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Dosing Insulin for Protein: When it Matters & Why

Protein consumed on low-carb diets, or anytime you gorge on protein, is partially converted into glucose and impacts blood sugar management

On Day 1 with diabetes, we’re taught to focus on carbohydrates when dosing our insulin — and for many, that approach can work smoothly for most meals. But there are certain situations and certain lifestyle choices that can actually call for dosing insulin based on the protein quantity, too.

“Most people ignore fat and protein’s effects on their blood sugar,” says Gary Scheiner, MS, CDE, and owner of Integrated Diabetes Services. “And most of the time, you don’t have to pay attention to it, but there are conditions when protein and fat play a major role.

Let’s take a closer look at how protein can affect your insulin needs.

The amount of carbohydrates you eat every day makes a big difference

Protein can be broken down during digestion and converted into glucose if your body isn’t getting enough glucose through the carbohydrates in your diet.

If you’re eating a reasonable amount of carbohydrates, you don’t have to worry about protein being converted into glucose,” explains Scheiner, also the author of Think Like a Pancreas.

When the human body gets a moderate amount of carbohydrates spread evenly through the day — it has no reason to convert protein into glucose. But the human body does need glucose in order to function. 

While many believe the body can “run on ketones” during a ketogenic diet, your brain, in particular, cannot function without glucose. 

This means that a person following a strict low-carb or ketogenic diet is inevitably going to be converting some of the protein they eat into glucose to meet your body’s glucose needs.

“If you’re eating a low-carb meal, you can expect that roughly half of the protein grams in your meal will be converted to glucose,” explains Scheiner.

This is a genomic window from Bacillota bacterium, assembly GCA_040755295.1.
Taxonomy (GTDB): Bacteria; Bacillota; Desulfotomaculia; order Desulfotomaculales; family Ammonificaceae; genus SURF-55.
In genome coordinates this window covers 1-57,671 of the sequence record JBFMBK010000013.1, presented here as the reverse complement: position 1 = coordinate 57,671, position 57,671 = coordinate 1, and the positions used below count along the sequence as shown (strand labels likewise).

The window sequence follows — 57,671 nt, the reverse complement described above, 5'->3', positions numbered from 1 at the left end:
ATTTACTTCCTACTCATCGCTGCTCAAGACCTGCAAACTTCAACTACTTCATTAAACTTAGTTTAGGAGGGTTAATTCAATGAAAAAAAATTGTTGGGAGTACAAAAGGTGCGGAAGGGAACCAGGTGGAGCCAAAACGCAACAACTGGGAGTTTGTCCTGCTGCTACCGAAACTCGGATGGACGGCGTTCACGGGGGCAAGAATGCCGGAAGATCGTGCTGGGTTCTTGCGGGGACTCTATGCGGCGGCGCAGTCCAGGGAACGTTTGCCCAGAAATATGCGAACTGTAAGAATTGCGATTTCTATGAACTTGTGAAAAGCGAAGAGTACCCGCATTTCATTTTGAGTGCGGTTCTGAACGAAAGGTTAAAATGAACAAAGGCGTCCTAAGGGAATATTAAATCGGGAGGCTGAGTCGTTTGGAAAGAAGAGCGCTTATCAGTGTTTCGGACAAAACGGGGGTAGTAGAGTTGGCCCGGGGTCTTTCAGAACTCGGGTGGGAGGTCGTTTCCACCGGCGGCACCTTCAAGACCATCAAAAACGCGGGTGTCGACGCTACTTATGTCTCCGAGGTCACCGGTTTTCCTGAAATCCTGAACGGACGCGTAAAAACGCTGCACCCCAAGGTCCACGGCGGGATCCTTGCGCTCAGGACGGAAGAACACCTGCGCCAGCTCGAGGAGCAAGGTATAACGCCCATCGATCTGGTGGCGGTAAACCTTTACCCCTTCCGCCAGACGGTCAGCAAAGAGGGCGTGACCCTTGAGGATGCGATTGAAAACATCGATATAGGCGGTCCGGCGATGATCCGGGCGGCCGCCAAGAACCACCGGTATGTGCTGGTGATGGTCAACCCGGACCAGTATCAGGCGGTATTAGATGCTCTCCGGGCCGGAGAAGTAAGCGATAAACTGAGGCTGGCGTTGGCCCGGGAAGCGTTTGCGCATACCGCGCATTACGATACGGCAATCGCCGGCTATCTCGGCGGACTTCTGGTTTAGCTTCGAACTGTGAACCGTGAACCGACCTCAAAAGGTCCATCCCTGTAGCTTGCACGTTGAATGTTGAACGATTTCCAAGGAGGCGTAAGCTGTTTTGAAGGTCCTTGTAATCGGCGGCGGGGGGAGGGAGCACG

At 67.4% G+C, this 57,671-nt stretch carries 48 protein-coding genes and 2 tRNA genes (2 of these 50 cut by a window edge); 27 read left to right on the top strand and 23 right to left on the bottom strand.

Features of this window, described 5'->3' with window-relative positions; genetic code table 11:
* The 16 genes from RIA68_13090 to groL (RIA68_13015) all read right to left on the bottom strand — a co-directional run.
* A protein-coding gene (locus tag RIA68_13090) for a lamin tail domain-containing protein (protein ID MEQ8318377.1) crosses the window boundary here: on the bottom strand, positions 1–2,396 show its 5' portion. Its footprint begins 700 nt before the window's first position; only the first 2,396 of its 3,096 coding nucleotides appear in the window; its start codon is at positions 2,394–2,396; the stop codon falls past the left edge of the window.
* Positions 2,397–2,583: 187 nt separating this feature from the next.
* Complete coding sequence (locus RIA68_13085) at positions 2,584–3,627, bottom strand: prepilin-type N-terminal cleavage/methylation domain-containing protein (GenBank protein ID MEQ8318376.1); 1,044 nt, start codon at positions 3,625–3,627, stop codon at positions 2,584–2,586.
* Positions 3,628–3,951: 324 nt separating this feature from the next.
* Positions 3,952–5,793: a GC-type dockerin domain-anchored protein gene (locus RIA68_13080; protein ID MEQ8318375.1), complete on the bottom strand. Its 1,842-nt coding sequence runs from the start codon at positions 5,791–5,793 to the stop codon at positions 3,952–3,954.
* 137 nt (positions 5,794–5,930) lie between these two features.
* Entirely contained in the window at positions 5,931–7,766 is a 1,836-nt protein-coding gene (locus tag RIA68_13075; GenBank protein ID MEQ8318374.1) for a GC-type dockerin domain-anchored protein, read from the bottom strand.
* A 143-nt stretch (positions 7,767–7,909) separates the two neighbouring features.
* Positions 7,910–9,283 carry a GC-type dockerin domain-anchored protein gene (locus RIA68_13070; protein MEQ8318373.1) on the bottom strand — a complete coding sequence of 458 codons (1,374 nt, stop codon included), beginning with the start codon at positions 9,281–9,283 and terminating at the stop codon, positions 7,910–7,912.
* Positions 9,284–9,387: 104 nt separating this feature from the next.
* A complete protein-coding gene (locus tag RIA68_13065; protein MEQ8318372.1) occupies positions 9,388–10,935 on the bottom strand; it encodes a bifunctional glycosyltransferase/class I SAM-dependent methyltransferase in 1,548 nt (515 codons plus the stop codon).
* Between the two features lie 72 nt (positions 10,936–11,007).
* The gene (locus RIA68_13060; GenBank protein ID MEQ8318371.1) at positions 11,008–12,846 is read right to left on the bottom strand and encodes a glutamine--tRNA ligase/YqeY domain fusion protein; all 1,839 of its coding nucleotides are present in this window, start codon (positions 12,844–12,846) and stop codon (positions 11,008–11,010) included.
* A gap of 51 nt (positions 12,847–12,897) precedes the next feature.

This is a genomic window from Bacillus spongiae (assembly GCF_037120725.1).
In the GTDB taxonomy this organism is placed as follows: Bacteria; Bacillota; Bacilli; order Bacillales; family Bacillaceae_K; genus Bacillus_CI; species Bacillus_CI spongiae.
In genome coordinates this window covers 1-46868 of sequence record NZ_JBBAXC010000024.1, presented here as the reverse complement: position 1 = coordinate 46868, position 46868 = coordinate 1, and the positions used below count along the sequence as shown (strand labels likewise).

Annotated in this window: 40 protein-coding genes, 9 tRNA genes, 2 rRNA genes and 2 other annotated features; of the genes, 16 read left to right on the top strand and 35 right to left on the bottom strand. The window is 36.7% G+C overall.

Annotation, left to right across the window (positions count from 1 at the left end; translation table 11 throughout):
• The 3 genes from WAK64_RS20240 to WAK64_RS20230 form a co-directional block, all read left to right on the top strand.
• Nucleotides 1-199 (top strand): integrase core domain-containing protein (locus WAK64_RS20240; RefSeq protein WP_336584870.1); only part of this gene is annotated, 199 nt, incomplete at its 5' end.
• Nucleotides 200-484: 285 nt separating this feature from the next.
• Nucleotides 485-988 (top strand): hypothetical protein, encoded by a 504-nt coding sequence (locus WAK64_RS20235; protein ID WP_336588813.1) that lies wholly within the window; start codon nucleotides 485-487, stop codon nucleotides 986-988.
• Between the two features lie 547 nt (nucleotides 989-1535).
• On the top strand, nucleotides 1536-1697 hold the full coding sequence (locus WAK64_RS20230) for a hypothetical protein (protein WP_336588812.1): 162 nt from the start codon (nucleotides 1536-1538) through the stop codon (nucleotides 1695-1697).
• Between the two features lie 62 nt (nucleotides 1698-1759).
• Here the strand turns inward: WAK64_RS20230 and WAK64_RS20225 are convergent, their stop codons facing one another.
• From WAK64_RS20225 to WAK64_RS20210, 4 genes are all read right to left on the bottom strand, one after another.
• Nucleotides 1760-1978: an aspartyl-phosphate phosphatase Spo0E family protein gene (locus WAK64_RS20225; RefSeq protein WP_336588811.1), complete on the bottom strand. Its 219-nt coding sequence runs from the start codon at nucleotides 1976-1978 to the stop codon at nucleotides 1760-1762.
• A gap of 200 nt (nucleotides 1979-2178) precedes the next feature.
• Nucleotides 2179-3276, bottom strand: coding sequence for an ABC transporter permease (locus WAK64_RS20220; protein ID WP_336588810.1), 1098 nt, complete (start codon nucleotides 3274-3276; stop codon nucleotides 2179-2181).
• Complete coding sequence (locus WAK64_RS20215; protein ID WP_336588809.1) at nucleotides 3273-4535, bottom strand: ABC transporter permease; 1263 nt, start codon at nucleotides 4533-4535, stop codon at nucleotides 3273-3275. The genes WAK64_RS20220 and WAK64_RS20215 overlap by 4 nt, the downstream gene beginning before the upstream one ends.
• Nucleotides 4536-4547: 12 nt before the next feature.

For example, a dinner of steak and salad may contain 5 grams of carbohydrate and 40 grams of protein. That means you would dose insulin for 5 + 20 (half of 40) grams of “total carbohydrate.”

This can also be the case if you don’t normally follow a strict low-carb diet, but you happened to eat very few carbs that day or you had several low-carb meals before eating a higher carb meal.

If you eat an “enormous” amount of protein in one sitting…

The human body can only make use of so many amino acids from the protein you within one meal. This means that when you eat an enormous amount of protein in one sitting — even with a moderate amount of carbohydrates, too — some of that protein will be converted into glucose.

“More than 60 grams of protein in a meal will absolutely raise your blood sugar more than just the carbohydrate content in that meal would have on its own,” explains Scheiner.

For example: 

Bodybuilders, powerlifters, and other types of athletes are most likely to run into this.

“Not only will you want to account for the carbohydrates, but also dose for an additional 20g due to protein being converted into glucose,” explains Scheiner, “but you’ll also want to bolus insulin for that protein after eating because the rate of digestion for that much protein will be much slower than a normal-sized meal.”

What about vegan protein sources?

The difference between the protein in a vegan (non-animal) food and an animal source is that the vegan protein generally comes with carbohydrates, too, explains Scheiner.

Beans, for example, contain a great deal of starch which provides your body with the glucose it wants and needs, and the protein can be digested as simply protein.

Eating a low-carb vegan diet is certainly possible, but is likely and almost inevitably higher in carbs than the typical animal-based ketogenic or very-low-carb diet.

As always, discuss any major changes in your insulin dosing regimen with your healthcare team! Or work with Gary and his awesome team of diabetes management experts via phone or video at Integrated Diabetes.!

Ginger Vieira has lived with Type 1 diabetes and Celiac disease since 1999, and fibromyalgia since 2014. She is the author of 4 books: Pregnancy with Type 1 Diabetes, Dealing with Diabetes Burnout, Emotional Eating with Diabetes, Your Diabetes Science Experiment. Ginger creates content regularly for Diabetes Strong, Healthline, HealthCentral, DiabetesDaily, EverydayHealth and her YouTube Channel. Her background includes a B.S. in Professional Writing, certifications in cognitive coaching, Ashtanga yoga, and personal training with several records in drug-free powerlifting. She lives in Vermont with two kiddos and two dogs.

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